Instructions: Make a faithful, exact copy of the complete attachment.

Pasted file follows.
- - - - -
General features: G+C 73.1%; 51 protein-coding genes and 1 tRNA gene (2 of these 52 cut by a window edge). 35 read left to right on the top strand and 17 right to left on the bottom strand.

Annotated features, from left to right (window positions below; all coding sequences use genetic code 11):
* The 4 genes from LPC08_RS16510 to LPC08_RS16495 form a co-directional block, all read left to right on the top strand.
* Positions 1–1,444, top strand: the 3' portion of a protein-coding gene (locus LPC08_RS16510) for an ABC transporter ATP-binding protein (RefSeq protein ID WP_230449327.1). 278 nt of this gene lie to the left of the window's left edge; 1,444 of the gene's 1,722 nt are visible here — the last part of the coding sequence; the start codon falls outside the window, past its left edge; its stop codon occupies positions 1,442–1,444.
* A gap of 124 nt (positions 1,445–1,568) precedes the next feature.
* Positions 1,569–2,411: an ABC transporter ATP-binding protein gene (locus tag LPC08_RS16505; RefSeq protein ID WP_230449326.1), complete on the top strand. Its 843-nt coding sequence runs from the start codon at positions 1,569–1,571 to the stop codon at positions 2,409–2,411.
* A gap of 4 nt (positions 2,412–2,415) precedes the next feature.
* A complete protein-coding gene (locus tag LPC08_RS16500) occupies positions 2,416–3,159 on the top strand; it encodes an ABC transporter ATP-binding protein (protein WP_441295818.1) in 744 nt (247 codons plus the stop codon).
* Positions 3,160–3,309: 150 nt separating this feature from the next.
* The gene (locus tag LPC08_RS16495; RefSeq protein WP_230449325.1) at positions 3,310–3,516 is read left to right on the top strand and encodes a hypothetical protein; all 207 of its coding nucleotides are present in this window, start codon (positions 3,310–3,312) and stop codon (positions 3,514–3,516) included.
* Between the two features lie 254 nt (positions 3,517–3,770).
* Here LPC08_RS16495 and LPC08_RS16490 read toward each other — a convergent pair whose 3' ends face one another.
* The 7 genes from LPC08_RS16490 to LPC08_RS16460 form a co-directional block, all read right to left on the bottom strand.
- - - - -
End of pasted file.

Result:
General features: G+C 73.1%; 51 protein-coding genes and 1 tRNA gene (2 of these 52 cut by a window edge). 35 read left to right on the top strand and 17 right to left on the bottom strand.

Annotated features, from left to right (window positions below; all coding sequences use genetic code 11):
* The 4 genes from LPC08_RS16510 to LPC08_RS16495 form a co-directional block, all read left to right on the top strand.
* Positions 1–1,444, top strand: the 3' portion of a protein-coding gene (locus LPC08_RS16510) for an ABC transporter ATP-binding protein (RefSeq protein ID WP_230449327.1). 278 nt of this gene lie to the left of the window's left edge; 1,444 of the gene's 1,722 nt are visible here — the last part of the coding sequence; the start codon falls outside the window, past its left edge; its stop codon occupies positions 1,442–1,444.
* A gap of 124 nt (positions 1,445–1,568) precedes the next feature.
* Positions 1,569–2,411: an ABC transporter ATP-binding protein gene (locus tag LPC08_RS16505; RefSeq protein ID WP_230449326.1), complete on the top strand. Its 843-nt coding sequence runs from the start codon at positions 1,569–1,571 to the stop codon at positions 2,409–2,411.
* A gap of 4 nt (positions 2,412–2,415) precedes the next feature.
* A complete protein-coding gene (locus tag LPC08_RS16500) occupies positions 2,416–3,159 on the top strand; it encodes an ABC transporter ATP-binding protein (protein WP_441295818.1) in 744 nt (247 codons plus the stop codon).
* Positions 3,160–3,309: 150 nt separating this feature from the next.
* The gene (locus tag LPC08_RS16495; RefSeq protein WP_230449325.1) at positions 3,310–3,516 is read left to right on the top strand and encodes a hypothetical protein; all 207 of its coding nucleotides are present in this window, start codon (positions 3,310–3,312) and stop codon (positions 3,514–3,516) included.
* Between the two features lie 254 nt (positions 3,517–3,770).
* Here LPC08_RS16495 and LPC08_RS16490 read toward each other — a convergent pair whose 3' ends face one another.
* The 7 genes from LPC08_RS16490 to LPC08_RS16460 form a co-directional block, all read right to left on the bottom strand.